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To Marry or not to Marry?

Re: To Marry or not to Marry?

Postby Singalphile » Sun Nov 12, 2017 11:43 am

dwight92070 wrote:Singalphile,
...
Had I the chance to do it over again, I would have married in my early twenties. Personally, I believe it was a mistake to wait that long. ... Basically, I set aside almost 15 years of my life, which could have been spent in rich service to God and my wife and children, had I gotten married. Instead, those years were largely spent in recreational activities with other singles with little or no dating, and I'm afraid little or no spiritual fruit to show for it.

Today, the trend of the world is to not marry, and of course, to sleep around. So the message to remain single comes from both in the church and outside the church. But God said that it is not good for man to be alone. So, generally, most people should get married. Remaining single should be the exception, not the rule. I truly believe God's will for you is whatever desire he has put in you. If you desire a wife and children, then you should marry. If not, then He has another work for you to do. As a practical matter, if you do get married, you probably would have fewer issues if you marry a woman who has not been married before, but, obviously that is between you, her, and God. If you haven't already done so, Steve's teaching on divorce and marriage is well worth listening to. I wish I had heard that back when I was a new Christian.

Again, don't get me wrong. I love my wife and children. I do not believe they are God's "second best", just because I waited so long to marry. But I do believe the church sends out wrong messages, unintentionally, that don't always line up with what the Bible says, which greatly changed my life.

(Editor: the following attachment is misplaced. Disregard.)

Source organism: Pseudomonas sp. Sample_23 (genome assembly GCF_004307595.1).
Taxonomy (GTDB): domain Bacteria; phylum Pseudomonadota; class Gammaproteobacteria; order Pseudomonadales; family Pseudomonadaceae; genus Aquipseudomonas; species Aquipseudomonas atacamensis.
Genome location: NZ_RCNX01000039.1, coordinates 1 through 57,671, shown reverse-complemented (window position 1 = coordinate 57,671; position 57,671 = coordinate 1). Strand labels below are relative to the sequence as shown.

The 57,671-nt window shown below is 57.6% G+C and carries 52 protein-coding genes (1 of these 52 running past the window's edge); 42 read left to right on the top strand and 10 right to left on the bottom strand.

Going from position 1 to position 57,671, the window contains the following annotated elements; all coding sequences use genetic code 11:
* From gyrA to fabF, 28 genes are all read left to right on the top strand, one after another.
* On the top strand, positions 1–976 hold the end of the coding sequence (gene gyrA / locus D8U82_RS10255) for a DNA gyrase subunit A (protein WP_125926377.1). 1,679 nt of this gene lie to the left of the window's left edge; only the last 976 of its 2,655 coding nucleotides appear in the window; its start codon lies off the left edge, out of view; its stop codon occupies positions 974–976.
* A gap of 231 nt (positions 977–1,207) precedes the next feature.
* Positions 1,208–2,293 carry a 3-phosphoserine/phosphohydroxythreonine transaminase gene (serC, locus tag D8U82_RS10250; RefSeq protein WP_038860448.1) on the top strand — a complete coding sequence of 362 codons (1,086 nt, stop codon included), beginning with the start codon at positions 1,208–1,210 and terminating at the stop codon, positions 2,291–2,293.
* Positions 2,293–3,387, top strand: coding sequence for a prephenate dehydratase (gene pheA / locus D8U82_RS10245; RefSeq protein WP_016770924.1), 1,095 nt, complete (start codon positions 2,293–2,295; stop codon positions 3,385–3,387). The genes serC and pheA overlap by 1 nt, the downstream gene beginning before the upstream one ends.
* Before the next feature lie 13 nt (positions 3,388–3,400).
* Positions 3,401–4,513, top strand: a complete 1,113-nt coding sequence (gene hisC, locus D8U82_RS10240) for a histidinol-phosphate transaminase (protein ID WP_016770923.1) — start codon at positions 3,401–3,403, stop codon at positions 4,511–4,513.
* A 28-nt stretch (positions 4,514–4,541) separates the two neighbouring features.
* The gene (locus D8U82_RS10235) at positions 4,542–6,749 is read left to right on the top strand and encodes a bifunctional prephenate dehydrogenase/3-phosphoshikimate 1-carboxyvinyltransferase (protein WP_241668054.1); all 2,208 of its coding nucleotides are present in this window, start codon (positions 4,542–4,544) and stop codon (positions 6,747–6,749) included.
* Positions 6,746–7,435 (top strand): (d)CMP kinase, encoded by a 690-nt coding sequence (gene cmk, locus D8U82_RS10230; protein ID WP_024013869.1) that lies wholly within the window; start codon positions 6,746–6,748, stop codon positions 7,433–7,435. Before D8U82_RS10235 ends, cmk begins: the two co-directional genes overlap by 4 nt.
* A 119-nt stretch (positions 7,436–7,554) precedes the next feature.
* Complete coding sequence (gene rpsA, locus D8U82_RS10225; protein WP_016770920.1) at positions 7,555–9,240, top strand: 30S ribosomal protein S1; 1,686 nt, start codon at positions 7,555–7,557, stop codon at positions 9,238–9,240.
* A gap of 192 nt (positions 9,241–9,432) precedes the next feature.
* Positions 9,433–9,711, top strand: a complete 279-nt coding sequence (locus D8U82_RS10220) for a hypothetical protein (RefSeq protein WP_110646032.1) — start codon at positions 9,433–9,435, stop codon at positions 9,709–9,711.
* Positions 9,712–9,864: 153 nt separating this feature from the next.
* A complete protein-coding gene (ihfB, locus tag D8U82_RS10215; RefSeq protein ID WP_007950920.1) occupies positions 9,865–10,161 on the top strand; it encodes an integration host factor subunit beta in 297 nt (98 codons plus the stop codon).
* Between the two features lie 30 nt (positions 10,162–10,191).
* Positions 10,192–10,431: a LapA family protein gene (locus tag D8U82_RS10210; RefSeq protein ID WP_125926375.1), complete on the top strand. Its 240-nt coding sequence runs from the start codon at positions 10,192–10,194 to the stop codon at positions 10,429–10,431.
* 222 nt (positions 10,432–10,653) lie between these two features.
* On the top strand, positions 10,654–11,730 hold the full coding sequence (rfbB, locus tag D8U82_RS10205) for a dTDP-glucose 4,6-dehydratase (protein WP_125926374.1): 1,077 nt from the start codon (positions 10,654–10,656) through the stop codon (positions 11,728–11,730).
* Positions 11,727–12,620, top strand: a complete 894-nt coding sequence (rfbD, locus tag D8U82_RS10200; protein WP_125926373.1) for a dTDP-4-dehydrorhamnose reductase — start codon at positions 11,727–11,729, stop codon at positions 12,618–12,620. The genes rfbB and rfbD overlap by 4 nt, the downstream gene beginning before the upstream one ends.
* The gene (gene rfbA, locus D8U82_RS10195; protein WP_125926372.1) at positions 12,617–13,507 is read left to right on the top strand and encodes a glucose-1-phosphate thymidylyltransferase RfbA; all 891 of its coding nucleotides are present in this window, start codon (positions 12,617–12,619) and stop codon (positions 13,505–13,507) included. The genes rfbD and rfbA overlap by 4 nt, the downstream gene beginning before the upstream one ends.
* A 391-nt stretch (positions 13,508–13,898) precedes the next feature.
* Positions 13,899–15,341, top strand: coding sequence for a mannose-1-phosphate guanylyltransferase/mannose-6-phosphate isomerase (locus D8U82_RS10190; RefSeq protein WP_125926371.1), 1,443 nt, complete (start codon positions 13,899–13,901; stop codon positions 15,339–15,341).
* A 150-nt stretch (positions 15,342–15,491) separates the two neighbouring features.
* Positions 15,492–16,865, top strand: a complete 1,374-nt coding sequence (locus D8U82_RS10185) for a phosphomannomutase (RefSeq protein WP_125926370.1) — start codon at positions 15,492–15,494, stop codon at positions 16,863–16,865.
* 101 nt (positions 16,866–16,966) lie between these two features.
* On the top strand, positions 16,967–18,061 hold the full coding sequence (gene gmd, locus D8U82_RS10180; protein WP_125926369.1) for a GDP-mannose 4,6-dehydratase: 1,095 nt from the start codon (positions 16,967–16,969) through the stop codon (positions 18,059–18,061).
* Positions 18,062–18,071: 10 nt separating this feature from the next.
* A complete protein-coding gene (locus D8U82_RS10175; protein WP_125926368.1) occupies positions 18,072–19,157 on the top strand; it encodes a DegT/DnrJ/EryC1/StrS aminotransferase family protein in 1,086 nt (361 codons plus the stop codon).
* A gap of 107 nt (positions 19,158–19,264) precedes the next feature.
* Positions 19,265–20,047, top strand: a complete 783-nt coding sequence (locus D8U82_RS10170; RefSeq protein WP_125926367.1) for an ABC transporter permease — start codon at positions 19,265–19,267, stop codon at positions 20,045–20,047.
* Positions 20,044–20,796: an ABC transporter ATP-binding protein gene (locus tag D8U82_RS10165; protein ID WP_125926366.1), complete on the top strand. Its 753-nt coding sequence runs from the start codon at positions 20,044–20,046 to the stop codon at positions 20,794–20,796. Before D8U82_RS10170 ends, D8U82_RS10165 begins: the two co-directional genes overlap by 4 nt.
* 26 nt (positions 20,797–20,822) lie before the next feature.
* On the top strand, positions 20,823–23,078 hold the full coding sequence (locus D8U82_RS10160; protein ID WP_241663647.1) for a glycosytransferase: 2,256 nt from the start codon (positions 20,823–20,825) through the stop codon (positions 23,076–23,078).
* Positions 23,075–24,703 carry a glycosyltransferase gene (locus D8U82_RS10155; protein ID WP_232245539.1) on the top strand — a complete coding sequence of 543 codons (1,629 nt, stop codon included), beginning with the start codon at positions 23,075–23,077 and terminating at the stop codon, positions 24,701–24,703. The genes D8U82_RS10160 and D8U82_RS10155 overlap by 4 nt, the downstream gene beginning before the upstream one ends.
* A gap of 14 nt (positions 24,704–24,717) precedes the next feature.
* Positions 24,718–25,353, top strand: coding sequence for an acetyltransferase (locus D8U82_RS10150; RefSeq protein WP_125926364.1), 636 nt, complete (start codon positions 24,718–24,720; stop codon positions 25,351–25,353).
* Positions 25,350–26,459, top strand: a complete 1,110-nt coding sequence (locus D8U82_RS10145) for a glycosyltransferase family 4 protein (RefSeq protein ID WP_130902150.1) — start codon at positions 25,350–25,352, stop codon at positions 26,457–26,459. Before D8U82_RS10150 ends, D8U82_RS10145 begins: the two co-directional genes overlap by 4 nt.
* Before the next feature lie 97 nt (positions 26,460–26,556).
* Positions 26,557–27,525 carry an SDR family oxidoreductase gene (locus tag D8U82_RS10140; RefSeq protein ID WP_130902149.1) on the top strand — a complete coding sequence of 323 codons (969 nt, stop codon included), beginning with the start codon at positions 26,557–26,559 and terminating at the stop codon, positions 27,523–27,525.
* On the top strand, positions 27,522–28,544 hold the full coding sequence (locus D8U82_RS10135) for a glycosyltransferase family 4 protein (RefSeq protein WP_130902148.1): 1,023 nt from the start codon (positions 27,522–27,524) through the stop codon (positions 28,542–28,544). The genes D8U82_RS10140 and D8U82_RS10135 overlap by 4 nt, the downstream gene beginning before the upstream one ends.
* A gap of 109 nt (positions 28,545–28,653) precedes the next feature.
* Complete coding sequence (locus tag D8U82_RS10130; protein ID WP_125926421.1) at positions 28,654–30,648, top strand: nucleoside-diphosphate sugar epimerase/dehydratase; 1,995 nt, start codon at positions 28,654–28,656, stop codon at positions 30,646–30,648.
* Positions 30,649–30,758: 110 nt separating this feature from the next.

Hi, dwight92070. Thank you for your thoughts. I appreciate it very much.

Marriage is still pretty much the norm among people I know, I think. I haven't felt any pressure from any Christians one way or the other. (It was a non-Christian who first kind of embarrassed me about not being married.)

I noticed the other day that although Paul advised the unmarried Corinthians to stay unmarried if possible (1 Cor 7:8), he also wrote in 1 Cor 9 that, unlike himself, "the other apostles and the Lord's brothers and Cephas" were married.

I think TruthInLove pointed me in the right direction. I have not been using my time and abilities fruitfully. I don't see how I could attribute that to my singleness, though. I just got too busy with work. I've always figured that since I'm not getting married (b/c I never had interest in dating/marriage), I'd be able to retire early and then do my service/ministry "later". That was/is not very wise of me, I think, and I'm now taking steps to see what I can start doing as soon as possible. For various reasons, I mistakenly substituted marriage in for that lack of Church ministry/service, I think. My sudden, unexpected, and unwelcome impulse to seek marriage is subsiding, thankfully.
... that all may honor the Son just as they honor the Father. John 5:23
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Re: To Marry or not to Marry?